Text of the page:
At this year’s “First Crossing” at Washington’s Crossing, I got into a conversation with a reporter from Malibu California who was trying to reconcile what he was with the well-known Washington Crossing the Delaware painting by Emanuel Leutze. I am amazed at the number of people who see things like this famous painting and fail to understand that this is not a contemporaneous record of the event. Leutze painted his portrait in Bremen Germany in 1851 not at MacConkey’s Ferry in 1776. The number one question he kept asking, interestingly was about the flags. He could not understand why the Betsy Ross American Flag was not being ferried across with Washington.
Let’s review a few flag facts. The American Army in 1776 was not really a united American Army. The official Continental Army was only one of many American Armies under Washington’s command. Each of these armies marched under their own standard. Below is a list of links to those flags:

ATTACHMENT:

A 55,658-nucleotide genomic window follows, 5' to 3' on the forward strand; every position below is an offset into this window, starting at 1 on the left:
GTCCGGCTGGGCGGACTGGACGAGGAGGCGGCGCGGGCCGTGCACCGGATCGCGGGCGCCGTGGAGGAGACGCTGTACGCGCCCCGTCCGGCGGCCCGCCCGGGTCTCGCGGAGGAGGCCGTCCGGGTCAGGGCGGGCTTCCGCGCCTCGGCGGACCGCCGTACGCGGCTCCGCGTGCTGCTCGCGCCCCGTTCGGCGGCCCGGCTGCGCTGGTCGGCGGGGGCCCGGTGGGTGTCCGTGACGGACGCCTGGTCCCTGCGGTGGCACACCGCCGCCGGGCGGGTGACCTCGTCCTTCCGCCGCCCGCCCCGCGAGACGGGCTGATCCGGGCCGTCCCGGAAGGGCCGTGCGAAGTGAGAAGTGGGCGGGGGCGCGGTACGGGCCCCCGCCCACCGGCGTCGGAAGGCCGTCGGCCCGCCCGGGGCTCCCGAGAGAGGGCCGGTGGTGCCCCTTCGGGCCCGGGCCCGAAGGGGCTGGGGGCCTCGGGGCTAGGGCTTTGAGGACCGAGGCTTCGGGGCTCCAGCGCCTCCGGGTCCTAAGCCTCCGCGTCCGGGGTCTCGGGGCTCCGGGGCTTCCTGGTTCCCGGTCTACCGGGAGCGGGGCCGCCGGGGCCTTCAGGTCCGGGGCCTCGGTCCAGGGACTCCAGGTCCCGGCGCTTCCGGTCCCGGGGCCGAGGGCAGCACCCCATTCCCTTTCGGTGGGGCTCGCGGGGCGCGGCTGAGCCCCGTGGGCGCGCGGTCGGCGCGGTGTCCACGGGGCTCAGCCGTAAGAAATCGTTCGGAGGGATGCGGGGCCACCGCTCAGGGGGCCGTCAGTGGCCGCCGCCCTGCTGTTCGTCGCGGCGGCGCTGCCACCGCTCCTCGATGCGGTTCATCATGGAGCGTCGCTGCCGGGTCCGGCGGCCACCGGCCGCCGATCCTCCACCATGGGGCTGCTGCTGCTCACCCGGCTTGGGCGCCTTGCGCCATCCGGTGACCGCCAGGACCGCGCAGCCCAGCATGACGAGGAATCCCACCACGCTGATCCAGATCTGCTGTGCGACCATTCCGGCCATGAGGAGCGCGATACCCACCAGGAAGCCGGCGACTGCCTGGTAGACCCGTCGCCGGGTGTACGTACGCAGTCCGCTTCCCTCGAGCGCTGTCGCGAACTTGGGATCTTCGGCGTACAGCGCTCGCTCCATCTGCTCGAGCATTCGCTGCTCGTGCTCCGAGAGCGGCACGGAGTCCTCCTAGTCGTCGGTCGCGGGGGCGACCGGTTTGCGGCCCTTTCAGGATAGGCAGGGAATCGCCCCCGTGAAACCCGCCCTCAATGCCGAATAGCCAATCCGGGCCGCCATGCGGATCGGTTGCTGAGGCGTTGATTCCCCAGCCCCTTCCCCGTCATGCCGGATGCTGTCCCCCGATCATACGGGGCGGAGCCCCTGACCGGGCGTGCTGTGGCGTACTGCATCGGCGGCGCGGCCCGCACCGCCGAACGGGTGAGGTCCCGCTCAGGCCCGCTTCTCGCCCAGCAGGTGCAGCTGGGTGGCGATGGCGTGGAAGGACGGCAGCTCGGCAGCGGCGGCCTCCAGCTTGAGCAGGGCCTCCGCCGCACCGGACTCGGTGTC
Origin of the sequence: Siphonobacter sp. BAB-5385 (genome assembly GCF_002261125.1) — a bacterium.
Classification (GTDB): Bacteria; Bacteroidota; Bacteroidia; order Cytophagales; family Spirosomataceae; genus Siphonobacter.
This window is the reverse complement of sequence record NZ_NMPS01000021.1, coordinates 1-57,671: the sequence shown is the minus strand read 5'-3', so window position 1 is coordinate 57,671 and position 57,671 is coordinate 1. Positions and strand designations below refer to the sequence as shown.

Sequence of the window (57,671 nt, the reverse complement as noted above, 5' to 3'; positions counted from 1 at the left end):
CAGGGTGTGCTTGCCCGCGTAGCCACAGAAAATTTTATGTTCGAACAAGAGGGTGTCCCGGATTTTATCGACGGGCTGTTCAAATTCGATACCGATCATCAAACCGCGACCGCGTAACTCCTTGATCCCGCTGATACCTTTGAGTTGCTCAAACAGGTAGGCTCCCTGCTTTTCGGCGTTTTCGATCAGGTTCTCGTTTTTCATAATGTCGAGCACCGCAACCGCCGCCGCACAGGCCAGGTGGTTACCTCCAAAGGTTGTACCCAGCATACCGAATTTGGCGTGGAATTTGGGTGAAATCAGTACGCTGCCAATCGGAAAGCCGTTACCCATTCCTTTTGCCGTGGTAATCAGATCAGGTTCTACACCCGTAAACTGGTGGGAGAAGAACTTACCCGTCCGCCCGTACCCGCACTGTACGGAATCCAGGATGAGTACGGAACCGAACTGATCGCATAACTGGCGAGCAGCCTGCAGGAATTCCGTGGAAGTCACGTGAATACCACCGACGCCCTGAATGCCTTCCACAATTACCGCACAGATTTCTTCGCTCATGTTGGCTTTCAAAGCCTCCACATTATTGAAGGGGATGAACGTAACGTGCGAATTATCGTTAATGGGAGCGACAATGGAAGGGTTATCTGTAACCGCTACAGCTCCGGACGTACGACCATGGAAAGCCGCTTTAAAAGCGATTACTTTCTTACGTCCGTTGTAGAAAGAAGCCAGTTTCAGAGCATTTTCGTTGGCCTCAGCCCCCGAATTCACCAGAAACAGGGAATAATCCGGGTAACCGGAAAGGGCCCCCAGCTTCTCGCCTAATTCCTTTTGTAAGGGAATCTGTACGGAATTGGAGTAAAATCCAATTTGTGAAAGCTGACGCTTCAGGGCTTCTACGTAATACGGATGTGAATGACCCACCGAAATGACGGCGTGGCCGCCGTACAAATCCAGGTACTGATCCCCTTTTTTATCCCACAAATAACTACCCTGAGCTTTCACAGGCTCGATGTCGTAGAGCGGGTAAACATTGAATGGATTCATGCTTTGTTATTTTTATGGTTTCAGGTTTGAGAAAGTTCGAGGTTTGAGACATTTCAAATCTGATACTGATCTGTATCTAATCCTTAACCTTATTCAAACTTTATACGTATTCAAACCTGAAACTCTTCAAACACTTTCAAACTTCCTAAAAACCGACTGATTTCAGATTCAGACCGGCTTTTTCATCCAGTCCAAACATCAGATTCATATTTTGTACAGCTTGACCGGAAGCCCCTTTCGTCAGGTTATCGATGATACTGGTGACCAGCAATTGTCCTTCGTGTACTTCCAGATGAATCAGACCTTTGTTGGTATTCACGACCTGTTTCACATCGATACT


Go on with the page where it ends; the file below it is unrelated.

The flag Leutze portrays is the “Betsy Ross” flag which has its own mythology, but these are the important dates to remember about the “Betsy Ross” flag:
- The Continental Congress resolved to adopt a unified American Naval Jack with thirteen alternating stripes on June 14, 1777.
- Debate on how to interpret this resolution continued until September 3, 1777 when the first flag using the orders of Congress was actually made – possibly by Betsy Ross.
- Washington did adopt this flag for his army but not until the Battle of Brandywine on September 11, 1777.
So, why does Washington not carry the “American Flag” across the Delaware as shown in the portrait. They would have if they had one, but that flag won’t exist for another nine months!